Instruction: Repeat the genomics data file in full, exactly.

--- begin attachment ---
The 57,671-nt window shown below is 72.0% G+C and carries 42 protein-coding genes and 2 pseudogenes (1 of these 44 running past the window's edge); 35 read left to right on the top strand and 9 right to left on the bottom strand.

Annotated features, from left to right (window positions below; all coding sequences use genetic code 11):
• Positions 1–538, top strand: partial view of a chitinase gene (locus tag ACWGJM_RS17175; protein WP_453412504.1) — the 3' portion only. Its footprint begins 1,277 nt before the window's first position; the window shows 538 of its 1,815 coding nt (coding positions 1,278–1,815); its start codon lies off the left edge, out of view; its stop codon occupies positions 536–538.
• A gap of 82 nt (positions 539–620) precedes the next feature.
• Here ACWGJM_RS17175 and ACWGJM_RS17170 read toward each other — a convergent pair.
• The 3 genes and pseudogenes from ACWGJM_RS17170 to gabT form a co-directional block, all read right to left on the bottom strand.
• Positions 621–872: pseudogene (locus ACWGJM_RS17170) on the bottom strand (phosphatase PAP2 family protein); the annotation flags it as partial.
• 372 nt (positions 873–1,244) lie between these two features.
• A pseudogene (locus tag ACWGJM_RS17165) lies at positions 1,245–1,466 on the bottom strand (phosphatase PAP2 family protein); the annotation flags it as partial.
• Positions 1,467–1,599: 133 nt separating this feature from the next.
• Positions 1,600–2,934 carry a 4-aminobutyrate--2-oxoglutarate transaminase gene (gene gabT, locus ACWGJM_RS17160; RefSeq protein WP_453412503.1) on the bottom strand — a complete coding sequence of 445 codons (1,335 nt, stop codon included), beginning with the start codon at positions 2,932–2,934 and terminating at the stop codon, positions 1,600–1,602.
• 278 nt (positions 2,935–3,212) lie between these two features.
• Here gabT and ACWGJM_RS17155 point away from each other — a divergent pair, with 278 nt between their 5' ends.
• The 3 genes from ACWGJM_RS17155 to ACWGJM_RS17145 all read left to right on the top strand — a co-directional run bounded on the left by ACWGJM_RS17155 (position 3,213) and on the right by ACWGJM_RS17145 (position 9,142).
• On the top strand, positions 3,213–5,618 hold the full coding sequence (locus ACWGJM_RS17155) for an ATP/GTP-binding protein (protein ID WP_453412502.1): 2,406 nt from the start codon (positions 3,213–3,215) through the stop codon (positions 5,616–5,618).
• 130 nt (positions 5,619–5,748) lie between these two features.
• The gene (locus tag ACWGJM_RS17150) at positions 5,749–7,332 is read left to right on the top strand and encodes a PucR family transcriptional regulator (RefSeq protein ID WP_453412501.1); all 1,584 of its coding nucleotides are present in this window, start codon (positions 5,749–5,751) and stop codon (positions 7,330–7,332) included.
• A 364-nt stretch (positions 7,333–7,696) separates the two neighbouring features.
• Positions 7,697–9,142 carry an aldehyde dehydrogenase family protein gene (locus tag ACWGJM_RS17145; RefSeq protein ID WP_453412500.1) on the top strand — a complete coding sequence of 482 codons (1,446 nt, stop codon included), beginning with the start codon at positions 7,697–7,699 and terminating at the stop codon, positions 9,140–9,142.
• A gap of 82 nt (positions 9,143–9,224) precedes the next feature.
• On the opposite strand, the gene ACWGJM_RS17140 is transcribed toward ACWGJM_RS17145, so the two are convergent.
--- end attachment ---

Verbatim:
The 57,671-nt window shown below is 72.0% G+C and carries 42 protein-coding genes and 2 pseudogenes (1 of these 44 running past the window's edge); 35 read left to right on the top strand and 9 right to left on the bottom strand.

Annotated features, from left to right (window positions below; all coding sequences use genetic code 11):
• Positions 1–538, top strand: partial view of a chitinase gene (locus tag ACWGJM_RS17175; protein WP_453412504.1) — the 3' portion only. Its footprint begins 1,277 nt before the window's first position; the window shows 538 of its 1,815 coding nt (coding positions 1,278–1,815); its start codon lies off the left edge, out of view; its stop codon occupies positions 536–538.
• A gap of 82 nt (positions 539–620) precedes the next feature.
• Here ACWGJM_RS17175 and ACWGJM_RS17170 read toward each other — a convergent pair.
• The 3 genes and pseudogenes from ACWGJM_RS17170 to gabT form a co-directional block, all read right to left on the bottom strand.
• Positions 621–872: pseudogene (locus ACWGJM_RS17170) on the bottom strand (phosphatase PAP2 family protein); the annotation flags it as partial.
• 372 nt (positions 873–1,244) lie between these two features.
• A pseudogene (locus tag ACWGJM_RS17165) lies at positions 1,245–1,466 on the bottom strand (phosphatase PAP2 family protein); the annotation flags it as partial.
• Positions 1,467–1,599: 133 nt separating this feature from the next.
• Positions 1,600–2,934 carry a 4-aminobutyrate--2-oxoglutarate transaminase gene (gene gabT, locus ACWGJM_RS17160; RefSeq protein WP_453412503.1) on the bottom strand — a complete coding sequence of 445 codons (1,335 nt, stop codon included), beginning with the start codon at positions 2,932–2,934 and terminating at the stop codon, positions 1,600–1,602.
• 278 nt (positions 2,935–3,212) lie between these two features.
• Here gabT and ACWGJM_RS17155 point away from each other — a divergent pair, with 278 nt between their 5' ends.
• The 3 genes from ACWGJM_RS17155 to ACWGJM_RS17145 all read left to right on the top strand — a co-directional run bounded on the left by ACWGJM_RS17155 (position 3,213) and on the right by ACWGJM_RS17145 (position 9,142).
• On the top strand, positions 3,213–5,618 hold the full coding sequence (locus ACWGJM_RS17155) for an ATP/GTP-binding protein (protein ID WP_453412502.1): 2,406 nt from the start codon (positions 3,213–3,215) through the stop codon (positions 5,616–5,618).
• 130 nt (positions 5,619–5,748) lie between these two features.
• The gene (locus tag ACWGJM_RS17150) at positions 5,749–7,332 is read left to right on the top strand and encodes a PucR family transcriptional regulator (RefSeq protein ID WP_453412501.1); all 1,584 of its coding nucleotides are present in this window, start codon (positions 5,749–5,751) and stop codon (positions 7,330–7,332) included.
• A 364-nt stretch (positions 7,333–7,696) separates the two neighbouring features.
• Positions 7,697–9,142 carry an aldehyde dehydrogenase family protein gene (locus tag ACWGJM_RS17145; RefSeq protein ID WP_453412500.1) on the top strand — a complete coding sequence of 482 codons (1,446 nt, stop codon included), beginning with the start codon at positions 7,697–7,699 and terminating at the stop codon, positions 9,140–9,142.
• A gap of 82 nt (positions 9,143–9,224) precedes the next feature.
• On the opposite strand, the gene ACWGJM_RS17140 is transcribed toward ACWGJM_RS17145, so the two are convergent.